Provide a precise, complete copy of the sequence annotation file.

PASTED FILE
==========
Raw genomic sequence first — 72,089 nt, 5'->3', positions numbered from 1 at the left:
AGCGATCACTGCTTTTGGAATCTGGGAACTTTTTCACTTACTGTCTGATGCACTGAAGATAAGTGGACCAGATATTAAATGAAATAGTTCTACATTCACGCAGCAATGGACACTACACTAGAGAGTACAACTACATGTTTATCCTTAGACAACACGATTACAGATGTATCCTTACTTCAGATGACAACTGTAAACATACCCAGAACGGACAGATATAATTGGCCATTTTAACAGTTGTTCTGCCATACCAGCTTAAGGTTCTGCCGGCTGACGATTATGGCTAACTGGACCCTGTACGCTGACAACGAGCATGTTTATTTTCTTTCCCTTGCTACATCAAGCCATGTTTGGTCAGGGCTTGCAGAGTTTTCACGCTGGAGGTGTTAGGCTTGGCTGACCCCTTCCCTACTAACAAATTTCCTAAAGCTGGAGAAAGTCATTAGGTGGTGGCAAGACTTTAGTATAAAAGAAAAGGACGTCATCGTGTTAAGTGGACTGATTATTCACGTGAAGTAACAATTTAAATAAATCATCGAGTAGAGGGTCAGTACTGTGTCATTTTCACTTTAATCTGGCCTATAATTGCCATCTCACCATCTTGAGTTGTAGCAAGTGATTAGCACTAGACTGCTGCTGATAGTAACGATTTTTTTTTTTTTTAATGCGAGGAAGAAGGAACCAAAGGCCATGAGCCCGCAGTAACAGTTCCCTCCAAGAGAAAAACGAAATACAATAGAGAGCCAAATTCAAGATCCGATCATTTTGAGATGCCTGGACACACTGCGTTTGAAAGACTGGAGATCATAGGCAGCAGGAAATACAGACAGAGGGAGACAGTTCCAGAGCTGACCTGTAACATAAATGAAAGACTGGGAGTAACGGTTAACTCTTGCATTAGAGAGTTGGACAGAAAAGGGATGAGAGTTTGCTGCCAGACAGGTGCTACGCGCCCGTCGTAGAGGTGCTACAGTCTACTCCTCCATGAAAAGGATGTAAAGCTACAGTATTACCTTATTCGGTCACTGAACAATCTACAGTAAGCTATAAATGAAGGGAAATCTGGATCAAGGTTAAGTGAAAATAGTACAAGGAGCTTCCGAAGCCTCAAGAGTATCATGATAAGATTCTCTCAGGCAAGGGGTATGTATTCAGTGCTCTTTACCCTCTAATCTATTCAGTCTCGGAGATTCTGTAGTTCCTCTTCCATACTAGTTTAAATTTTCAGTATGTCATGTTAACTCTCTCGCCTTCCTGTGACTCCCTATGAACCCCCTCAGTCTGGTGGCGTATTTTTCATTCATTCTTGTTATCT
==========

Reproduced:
Raw genomic sequence first — 72,089 nt, 5'->3', positions numbered from 1 at the left:
AGCGATCACTGCTTTTGGAATCTGGGAACTTTTTCACTTACTGTCTGATGCACTGAAGATAAGTGGACCAGATATTAAATGAAATAGTTCTACATTCACGCAGCAATGGACACTACACTAGAGAGTACAACTACATGTTTATCCTTAGACAACACGATTACAGATGTATCCTTACTTCAGATGACAACTGTAAACATACCCAGAACGGACAGATATAATTGGCCATTTTAACAGTTGTTCTGCCATACCAGCTTAAGGTTCTGCCGGCTGACGATTATGGCTAACTGGACCCTGTACGCTGACAACGAGCATGTTTATTTTCTTTCCCTTGCTACATCAAGCCATGTTTGGTCAGGGCTTGCAGAGTTTTCACGCTGGAGGTGTTAGGCTTGGCTGACCCCTTCCCTACTAACAAATTTCCTAAAGCTGGAGAAAGTCATTAGGTGGTGGCAAGACTTTAGTATAAAAGAAAAGGACGTCATCGTGTTAAGTGGACTGATTATTCACGTGAAGTAACAATTTAAATAAATCATCGAGTAGAGGGTCAGTACTGTGTCATTTTCACTTTAATCTGGCCTATAATTGCCATCTCACCATCTTGAGTTGTAGCAAGTGATTAGCACTAGACTGCTGCTGATAGTAACGATTTTTTTTTTTTTTAATGCGAGGAAGAAGGAACCAAAGGCCATGAGCCCGCAGTAACAGTTCCCTCCAAGAGAAAAACGAAATACAATAGAGAGCCAAATTCAAGATCCGATCATTTTGAGATGCCTGGACACACTGCGTTTGAAAGACTGGAGATCATAGGCAGCAGGAAATACAGACAGAGGGAGACAGTTCCAGAGCTGACCTGTAACATAAATGAAAGACTGGGAGTAACGGTTAACTCTTGCATTAGAGAGTTGGACAGAAAAGGGATGAGAGTTTGCTGCCAGACAGGTGCTACGCGCCCGTCGTAGAGGTGCTACAGTCTACTCCTCCATGAAAAGGATGTAAAGCTACAGTATTACCTTATTCGGTCACTGAACAATCTACAGTAAGCTATAAATGAAGGGAAATCTGGATCAAGGTTAAGTGAAAATAGTACAAGGAGCTTCCGAAGCCTCAAGAGTATCATGATAAGATTCTCTCAGGCAAGGGGTATGTATTCAGTGCTCTTTACCCTCTAATCTATTCAGTCTCGGAGATTCTGTAGTTCCTCTTCCATACTAGTTTAAATTTTCAGTATGTCATGTTAACTCTCTCGCCTTCCTGTGACTCCCTATGAACCCCCTCAGTCTGGTGGCGTATTTTTCATTCATTCTTGTTATCT